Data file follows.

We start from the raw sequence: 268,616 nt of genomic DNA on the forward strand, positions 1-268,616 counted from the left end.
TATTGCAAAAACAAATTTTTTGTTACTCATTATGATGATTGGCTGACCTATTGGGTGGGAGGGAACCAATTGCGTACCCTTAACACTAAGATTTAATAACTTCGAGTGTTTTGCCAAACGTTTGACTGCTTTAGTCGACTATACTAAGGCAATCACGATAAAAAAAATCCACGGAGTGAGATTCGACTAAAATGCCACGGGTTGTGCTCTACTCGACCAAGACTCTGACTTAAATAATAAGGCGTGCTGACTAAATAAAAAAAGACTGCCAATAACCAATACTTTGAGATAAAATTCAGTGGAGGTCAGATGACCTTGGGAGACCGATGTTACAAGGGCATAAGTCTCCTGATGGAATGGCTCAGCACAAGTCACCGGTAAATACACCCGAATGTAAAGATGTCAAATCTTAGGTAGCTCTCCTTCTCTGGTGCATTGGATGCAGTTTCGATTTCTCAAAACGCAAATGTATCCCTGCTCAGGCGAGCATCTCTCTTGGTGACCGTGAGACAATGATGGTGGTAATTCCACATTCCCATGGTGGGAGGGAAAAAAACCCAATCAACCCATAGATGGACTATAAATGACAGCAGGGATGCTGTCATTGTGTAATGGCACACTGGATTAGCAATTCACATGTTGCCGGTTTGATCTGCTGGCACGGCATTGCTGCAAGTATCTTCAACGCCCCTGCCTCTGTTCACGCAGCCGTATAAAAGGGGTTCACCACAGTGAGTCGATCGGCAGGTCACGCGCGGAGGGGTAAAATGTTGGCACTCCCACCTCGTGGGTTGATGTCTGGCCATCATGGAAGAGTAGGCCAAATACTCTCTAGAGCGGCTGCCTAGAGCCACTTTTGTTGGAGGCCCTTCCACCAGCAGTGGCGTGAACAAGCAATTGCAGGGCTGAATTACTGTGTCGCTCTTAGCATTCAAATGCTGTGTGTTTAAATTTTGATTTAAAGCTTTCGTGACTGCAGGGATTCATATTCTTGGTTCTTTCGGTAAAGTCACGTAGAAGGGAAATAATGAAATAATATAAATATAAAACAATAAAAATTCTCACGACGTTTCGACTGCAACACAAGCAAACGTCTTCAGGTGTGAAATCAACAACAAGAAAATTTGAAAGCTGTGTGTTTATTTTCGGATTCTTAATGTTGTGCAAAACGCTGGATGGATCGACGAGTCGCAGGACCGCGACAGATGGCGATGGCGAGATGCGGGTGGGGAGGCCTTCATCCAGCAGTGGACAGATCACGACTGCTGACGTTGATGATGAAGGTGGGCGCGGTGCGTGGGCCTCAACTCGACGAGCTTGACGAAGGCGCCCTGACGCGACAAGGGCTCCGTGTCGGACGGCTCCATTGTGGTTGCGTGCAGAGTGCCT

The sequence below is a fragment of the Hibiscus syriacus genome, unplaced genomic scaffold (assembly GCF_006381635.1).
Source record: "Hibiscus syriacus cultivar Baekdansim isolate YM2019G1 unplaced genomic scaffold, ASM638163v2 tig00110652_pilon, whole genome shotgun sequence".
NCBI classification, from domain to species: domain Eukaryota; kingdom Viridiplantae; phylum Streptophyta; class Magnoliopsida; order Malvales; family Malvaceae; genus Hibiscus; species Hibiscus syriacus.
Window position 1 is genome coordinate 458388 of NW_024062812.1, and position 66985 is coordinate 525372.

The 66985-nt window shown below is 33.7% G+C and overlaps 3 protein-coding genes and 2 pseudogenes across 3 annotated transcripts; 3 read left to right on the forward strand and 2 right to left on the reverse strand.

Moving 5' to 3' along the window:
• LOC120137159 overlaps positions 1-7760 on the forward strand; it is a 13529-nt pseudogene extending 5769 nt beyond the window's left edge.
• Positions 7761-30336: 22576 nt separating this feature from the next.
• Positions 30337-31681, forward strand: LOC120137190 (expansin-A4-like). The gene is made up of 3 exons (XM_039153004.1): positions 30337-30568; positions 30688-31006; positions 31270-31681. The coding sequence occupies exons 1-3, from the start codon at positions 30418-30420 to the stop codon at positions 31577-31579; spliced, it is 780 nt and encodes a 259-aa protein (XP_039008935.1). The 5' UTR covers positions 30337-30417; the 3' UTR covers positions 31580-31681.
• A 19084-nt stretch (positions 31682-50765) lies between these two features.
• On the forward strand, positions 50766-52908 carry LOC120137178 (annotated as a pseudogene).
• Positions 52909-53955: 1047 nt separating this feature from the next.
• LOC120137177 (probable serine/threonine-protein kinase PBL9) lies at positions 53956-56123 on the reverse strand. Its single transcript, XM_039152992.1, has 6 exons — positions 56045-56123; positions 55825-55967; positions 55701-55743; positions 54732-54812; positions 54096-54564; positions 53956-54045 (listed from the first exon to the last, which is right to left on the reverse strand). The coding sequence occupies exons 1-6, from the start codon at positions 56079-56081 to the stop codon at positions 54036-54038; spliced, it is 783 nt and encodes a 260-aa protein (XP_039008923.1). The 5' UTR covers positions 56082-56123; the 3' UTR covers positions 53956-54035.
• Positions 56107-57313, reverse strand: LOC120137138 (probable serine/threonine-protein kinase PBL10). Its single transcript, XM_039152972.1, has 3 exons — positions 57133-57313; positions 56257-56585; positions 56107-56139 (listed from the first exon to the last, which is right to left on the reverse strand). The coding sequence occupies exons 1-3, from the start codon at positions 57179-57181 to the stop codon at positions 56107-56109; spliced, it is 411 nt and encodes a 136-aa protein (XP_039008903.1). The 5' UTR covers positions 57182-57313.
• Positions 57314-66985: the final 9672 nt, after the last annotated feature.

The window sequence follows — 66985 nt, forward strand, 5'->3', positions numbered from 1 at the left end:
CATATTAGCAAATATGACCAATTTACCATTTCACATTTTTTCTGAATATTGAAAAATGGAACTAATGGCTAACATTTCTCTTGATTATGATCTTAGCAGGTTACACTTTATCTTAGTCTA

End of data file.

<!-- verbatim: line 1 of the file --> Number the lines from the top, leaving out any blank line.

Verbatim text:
We start from the raw sequence: 268,616 nt of genomic DNA on the forward strand, positions 1-268,616 counted from the left end.